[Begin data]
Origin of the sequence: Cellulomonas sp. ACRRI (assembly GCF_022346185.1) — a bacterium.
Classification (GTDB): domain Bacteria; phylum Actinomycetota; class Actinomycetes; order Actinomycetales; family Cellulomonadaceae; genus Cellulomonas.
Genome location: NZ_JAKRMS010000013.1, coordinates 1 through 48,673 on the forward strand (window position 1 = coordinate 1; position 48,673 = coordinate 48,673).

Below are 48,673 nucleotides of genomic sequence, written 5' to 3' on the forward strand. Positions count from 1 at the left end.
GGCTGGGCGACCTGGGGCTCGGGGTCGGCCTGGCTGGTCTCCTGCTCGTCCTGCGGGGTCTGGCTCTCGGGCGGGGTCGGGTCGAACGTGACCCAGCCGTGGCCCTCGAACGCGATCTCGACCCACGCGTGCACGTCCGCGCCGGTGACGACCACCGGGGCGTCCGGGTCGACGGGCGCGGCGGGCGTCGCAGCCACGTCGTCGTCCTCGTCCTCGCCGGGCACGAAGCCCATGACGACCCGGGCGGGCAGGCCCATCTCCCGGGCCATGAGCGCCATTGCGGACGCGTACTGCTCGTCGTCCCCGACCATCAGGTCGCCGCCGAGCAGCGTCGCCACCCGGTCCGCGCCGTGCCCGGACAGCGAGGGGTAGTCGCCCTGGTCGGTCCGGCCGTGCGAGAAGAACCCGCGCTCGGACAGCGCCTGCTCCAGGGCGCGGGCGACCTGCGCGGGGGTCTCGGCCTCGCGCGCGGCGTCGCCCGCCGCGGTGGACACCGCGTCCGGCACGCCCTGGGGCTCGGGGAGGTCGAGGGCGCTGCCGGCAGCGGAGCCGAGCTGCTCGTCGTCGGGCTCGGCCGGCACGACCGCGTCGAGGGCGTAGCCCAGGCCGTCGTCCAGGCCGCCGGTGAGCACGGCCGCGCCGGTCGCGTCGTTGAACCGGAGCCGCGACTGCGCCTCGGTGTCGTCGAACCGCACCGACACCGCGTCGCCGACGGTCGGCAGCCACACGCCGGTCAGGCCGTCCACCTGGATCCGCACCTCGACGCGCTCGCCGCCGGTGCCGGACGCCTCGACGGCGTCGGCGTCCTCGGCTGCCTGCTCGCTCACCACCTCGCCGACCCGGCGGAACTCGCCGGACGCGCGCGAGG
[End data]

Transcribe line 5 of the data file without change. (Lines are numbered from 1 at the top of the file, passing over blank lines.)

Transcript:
GGCTGGGCGACCTGGGGCTCGGGGTCGGCCTGGCTGGTCTCCTGCTCGTCCTGCGGGGTCTGGCTCTCGGGCGGGGTCGGGTCGAACGTGACCCAGCCGTGGCCCTCGAACGCGATCTCGACCCACGCGTGCACGTCCGCGCCGGTGACGACCACCGGGGCGTCCGGGTCGACGGGCGCGGCGGGCGTCGCAGCCACGTCGTCGTCCTCGTCCTCGCCGGGCACGAAGCCCATGACGACCCGGGCGGGCAGGCCCATCTCCCGGGCCATGAGCGCCATTGCGGACGCGTACTGCTCGTCGTCCCCGACCATCAGGTCGCCGCCGAGCAGCGTCGCCACCCGGTCCGCGCCGTGCCCGGACAGCGAGGGGTAGTCGCCCTGGTCGGTCCGGCCGTGCGAGAAGAACCCGCGCTCGGACAGCGCCTGCTCCAGGGCGCGGGCGACCTGCGCGGGGGTCTCGGCCTCGCGCGCGGCGTCGCCCGCCGCGGTGGACACCGCGTCCGGCACGCCCTGGGGCTCGGGGAGGTCGAGGGCGCTGCCGGCAGCGGAGCCGAGCTGCTCGTCGTCGGGCTCGGCCGGCACGACCGCGTCGAGGGCGTAGCCCAGGCCGTCGTCCAGGCCGCCGGTGAGCACGGCCGCGCCGGTCGCGTCGTTGAACCGGAGCCGCGACTGCGCCTCGGTGTCGTCGAACCGCACCGACACCGCGTCGCCGACGGTCGGCAGCCACACGCCGGTCAGGCCGTCCACCTGGATCCGCACCTCGACGCGCTCGCCGCCGGTGCCGGACGCCTCGACGGCGTCGGCGTCCTCGGCTGCCTGCTCGCTCACCACCTCGCCGACCCGGCGGAACTCGCCGGACGCGCGCGAGG